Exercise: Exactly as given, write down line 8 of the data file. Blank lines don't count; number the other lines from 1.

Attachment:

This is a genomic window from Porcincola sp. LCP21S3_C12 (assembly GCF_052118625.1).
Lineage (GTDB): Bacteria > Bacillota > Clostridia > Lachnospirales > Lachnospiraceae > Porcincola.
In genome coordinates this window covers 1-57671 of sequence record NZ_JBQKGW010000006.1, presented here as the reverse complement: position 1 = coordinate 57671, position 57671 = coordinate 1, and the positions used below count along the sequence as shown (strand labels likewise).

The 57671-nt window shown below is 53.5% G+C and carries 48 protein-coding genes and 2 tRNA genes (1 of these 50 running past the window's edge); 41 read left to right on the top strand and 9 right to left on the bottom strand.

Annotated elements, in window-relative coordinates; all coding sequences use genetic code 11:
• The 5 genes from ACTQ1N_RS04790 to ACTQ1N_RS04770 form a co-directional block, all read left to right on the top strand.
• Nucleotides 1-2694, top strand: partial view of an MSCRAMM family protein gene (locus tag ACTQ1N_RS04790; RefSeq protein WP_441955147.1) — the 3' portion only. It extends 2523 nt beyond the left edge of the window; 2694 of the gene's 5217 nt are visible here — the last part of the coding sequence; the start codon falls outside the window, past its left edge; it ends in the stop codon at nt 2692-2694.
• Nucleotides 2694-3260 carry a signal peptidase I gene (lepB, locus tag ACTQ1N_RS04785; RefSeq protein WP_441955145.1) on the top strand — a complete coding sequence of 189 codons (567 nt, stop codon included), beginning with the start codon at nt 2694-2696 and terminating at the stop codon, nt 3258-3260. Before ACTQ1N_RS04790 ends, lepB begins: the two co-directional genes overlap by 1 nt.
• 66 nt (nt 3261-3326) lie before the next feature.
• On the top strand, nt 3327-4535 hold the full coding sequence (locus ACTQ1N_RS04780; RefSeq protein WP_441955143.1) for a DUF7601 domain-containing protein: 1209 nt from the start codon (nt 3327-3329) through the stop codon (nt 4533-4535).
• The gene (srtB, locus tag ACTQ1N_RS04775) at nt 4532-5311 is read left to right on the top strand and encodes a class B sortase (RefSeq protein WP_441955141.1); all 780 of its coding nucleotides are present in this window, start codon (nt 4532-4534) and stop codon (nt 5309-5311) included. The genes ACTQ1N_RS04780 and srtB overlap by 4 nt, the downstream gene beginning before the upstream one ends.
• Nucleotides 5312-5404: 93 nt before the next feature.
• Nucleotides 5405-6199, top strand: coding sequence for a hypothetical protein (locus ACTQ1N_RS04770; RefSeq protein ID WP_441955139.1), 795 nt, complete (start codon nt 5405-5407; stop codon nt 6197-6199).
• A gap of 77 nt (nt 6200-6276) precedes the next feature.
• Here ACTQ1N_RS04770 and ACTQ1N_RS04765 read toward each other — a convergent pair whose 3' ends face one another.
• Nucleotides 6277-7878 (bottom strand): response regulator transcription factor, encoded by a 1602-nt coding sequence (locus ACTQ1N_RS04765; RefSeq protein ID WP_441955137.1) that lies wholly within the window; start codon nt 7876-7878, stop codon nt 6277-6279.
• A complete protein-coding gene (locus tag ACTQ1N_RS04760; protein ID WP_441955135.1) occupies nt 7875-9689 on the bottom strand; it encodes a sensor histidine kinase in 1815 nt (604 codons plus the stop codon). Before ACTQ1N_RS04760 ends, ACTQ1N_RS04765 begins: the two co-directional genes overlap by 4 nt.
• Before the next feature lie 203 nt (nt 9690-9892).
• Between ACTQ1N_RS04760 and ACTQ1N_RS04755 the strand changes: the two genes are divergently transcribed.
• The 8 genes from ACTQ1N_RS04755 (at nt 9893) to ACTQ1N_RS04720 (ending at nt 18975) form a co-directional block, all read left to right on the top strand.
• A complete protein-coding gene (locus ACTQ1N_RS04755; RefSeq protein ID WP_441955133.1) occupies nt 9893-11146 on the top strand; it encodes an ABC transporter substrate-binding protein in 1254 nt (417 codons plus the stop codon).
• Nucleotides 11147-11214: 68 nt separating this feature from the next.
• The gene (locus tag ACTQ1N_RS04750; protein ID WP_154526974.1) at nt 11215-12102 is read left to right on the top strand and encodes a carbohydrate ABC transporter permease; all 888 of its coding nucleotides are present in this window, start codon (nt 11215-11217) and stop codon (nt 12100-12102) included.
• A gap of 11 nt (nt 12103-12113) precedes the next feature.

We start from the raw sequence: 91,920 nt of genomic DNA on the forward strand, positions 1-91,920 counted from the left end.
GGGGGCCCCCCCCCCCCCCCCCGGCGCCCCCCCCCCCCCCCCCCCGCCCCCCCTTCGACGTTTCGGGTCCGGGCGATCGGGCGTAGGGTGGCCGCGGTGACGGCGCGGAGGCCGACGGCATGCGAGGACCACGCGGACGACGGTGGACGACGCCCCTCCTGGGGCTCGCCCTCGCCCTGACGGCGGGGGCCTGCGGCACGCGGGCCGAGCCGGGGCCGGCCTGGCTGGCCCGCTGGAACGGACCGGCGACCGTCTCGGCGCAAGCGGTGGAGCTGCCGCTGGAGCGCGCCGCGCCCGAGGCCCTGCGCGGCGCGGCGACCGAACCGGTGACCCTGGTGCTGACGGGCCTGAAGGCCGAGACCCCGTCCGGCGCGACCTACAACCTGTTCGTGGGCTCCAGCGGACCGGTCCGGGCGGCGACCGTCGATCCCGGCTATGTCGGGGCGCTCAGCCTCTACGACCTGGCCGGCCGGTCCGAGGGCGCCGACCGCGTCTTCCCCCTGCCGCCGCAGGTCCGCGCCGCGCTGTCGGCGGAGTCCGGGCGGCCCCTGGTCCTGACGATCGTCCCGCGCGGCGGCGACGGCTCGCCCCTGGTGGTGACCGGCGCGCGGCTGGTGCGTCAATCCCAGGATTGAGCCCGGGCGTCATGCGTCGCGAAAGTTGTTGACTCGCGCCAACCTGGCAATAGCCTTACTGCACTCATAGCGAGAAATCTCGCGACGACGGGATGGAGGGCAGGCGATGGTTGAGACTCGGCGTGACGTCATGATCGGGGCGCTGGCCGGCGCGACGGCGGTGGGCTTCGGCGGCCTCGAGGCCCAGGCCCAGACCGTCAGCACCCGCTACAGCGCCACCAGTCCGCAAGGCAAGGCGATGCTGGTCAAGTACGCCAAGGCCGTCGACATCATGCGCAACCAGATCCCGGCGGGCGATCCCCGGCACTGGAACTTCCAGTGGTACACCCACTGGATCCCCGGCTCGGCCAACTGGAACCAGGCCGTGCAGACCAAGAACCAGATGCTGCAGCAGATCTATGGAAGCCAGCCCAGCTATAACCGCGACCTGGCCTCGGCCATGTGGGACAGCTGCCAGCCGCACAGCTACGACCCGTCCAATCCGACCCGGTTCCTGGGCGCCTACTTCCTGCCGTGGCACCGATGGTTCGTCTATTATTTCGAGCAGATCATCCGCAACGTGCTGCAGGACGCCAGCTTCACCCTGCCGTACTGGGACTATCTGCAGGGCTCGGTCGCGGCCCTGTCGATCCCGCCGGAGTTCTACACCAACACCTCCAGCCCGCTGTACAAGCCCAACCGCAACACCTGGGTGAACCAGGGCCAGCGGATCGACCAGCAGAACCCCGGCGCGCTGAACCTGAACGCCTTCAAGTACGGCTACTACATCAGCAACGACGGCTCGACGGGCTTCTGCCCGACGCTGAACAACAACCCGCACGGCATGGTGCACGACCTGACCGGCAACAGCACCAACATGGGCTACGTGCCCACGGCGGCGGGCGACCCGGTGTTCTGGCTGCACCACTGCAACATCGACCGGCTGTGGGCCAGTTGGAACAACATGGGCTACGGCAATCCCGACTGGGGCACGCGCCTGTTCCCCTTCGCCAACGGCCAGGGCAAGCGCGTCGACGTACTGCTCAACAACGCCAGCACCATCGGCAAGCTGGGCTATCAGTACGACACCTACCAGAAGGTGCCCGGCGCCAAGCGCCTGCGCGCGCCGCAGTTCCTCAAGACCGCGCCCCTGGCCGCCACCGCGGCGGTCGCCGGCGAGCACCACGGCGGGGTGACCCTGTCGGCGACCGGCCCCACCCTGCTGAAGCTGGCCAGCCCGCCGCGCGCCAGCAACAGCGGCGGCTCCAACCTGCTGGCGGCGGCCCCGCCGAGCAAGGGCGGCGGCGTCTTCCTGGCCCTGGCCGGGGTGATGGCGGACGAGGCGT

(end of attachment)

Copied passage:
• Nucleotides 2694-3260 carry a signal peptidase I gene (lepB, locus tag ACTQ1N_RS04785; RefSeq protein WP_441955145.1) on the top strand — a complete coding sequence of 189 codons (567 nt, stop codon included), beginning with the start codon at nt 2694-2696 and terminating at the stop codon, nt 3258-3260. Before ACTQ1N_RS04790 ends, lepB begins: the two co-directional genes overlap by 1 nt.